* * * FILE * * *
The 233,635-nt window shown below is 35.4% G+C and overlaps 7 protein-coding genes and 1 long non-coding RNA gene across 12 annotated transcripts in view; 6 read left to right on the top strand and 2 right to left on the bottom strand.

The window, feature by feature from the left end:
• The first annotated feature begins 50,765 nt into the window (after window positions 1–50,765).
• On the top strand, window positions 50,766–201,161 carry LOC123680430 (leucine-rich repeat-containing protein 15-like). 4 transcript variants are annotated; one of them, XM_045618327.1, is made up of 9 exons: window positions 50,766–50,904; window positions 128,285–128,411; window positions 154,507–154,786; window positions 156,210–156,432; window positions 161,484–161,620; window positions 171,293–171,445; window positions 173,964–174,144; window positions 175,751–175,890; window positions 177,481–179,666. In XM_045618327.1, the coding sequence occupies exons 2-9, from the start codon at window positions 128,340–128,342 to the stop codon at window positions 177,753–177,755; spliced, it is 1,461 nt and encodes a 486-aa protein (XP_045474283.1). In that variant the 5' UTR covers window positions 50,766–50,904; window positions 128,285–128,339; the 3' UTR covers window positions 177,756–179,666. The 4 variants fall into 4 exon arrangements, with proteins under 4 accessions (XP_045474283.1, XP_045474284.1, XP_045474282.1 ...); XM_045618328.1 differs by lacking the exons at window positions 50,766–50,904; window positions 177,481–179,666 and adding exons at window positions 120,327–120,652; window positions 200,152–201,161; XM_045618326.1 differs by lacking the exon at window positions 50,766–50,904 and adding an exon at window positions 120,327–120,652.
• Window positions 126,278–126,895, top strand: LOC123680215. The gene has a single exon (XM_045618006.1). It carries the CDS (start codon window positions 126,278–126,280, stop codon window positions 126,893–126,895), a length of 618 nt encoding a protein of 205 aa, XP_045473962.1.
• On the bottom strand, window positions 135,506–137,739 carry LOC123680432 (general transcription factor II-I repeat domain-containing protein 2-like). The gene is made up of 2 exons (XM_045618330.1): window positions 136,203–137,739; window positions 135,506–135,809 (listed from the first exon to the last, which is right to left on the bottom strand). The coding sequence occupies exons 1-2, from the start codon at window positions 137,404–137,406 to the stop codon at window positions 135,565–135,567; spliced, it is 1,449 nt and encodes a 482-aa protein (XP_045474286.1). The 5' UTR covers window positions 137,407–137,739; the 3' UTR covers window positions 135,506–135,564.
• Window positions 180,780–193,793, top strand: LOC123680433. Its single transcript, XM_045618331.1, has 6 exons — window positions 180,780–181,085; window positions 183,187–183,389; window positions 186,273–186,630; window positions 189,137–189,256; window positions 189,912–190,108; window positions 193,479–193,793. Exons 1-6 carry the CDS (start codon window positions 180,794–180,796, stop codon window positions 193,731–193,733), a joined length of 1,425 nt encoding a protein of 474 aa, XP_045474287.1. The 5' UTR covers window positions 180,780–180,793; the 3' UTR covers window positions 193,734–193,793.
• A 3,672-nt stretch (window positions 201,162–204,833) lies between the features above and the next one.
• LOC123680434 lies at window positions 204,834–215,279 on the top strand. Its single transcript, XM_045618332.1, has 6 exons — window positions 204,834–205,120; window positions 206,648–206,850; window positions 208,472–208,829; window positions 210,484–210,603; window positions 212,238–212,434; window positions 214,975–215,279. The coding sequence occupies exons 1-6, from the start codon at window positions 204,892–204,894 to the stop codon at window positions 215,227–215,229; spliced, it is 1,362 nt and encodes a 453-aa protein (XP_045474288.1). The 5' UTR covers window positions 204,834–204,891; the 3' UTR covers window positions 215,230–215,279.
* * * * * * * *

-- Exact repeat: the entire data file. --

The 233,635-nt window shown below is 35.4% G+C and overlaps 7 protein-coding genes and 1 long non-coding RNA gene across 12 annotated transcripts in view; 6 read left to right on the top strand and 2 right to left on the bottom strand.

The window, feature by feature from the left end:
• The first annotated feature begins 50,765 nt into the window (after window positions 1–50,765).
• On the top strand, window positions 50,766–201,161 carry LOC123680430 (leucine-rich repeat-containing protein 15-like). 4 transcript variants are annotated; one of them, XM_045618327.1, is made up of 9 exons: window positions 50,766–50,904; window positions 128,285–128,411; window positions 154,507–154,786; window positions 156,210–156,432; window positions 161,484–161,620; window positions 171,293–171,445; window positions 173,964–174,144; window positions 175,751–175,890; window positions 177,481–179,666. In XM_045618327.1, the coding sequence occupies exons 2-9, from the start codon at window positions 128,340–128,342 to the stop codon at window positions 177,753–177,755; spliced, it is 1,461 nt and encodes a 486-aa protein (XP_045474283.1). In that variant the 5' UTR covers window positions 50,766–50,904; window positions 128,285–128,339; the 3' UTR covers window positions 177,756–179,666. The 4 variants fall into 4 exon arrangements, with proteins under 4 accessions (XP_045474283.1, XP_045474284.1, XP_045474282.1 ...); XM_045618328.1 differs by lacking the exons at window positions 50,766–50,904; window positions 177,481–179,666 and adding exons at window positions 120,327–120,652; window positions 200,152–201,161; XM_045618326.1 differs by lacking the exon at window positions 50,766–50,904 and adding an exon at window positions 120,327–120,652.
• Window positions 126,278–126,895, top strand: LOC123680215. The gene has a single exon (XM_045618006.1). It carries the CDS (start codon window positions 126,278–126,280, stop codon window positions 126,893–126,895), a length of 618 nt encoding a protein of 205 aa, XP_045473962.1.
• On the bottom strand, window positions 135,506–137,739 carry LOC123680432 (general transcription factor II-I repeat domain-containing protein 2-like). The gene is made up of 2 exons (XM_045618330.1): window positions 136,203–137,739; window positions 135,506–135,809 (listed from the first exon to the last, which is right to left on the bottom strand). The coding sequence occupies exons 1-2, from the start codon at window positions 137,404–137,406 to the stop codon at window positions 135,565–135,567; spliced, it is 1,449 nt and encodes a 482-aa protein (XP_045474286.1). The 5' UTR covers window positions 137,407–137,739; the 3' UTR covers window positions 135,506–135,564.
• Window positions 180,780–193,793, top strand: LOC123680433. Its single transcript, XM_045618331.1, has 6 exons — window positions 180,780–181,085; window positions 183,187–183,389; window positions 186,273–186,630; window positions 189,137–189,256; window positions 189,912–190,108; window positions 193,479–193,793. Exons 1-6 carry the CDS (start codon window positions 180,794–180,796, stop codon window positions 193,731–193,733), a joined length of 1,425 nt encoding a protein of 474 aa, XP_045474287.1. The 5' UTR covers window positions 180,780–180,793; the 3' UTR covers window positions 193,734–193,793.
• A 3,672-nt stretch (window positions 201,162–204,833) lies between the features above and the next one.
• LOC123680434 lies at window positions 204,834–215,279 on the top strand. Its single transcript, XM_045618332.1, has 6 exons — window positions 204,834–205,120; window positions 206,648–206,850; window positions 208,472–208,829; window positions 210,484–210,603; window positions 212,238–212,434; window positions 214,975–215,279. The coding sequence occupies exons 1-6, from the start codon at window positions 204,892–204,894 to the stop codon at window positions 215,227–215,229; spliced, it is 1,362 nt and encodes a 453-aa protein (XP_045474288.1). The 5' UTR covers window positions 204,834–204,891; the 3' UTR covers window positions 215,230–215,279.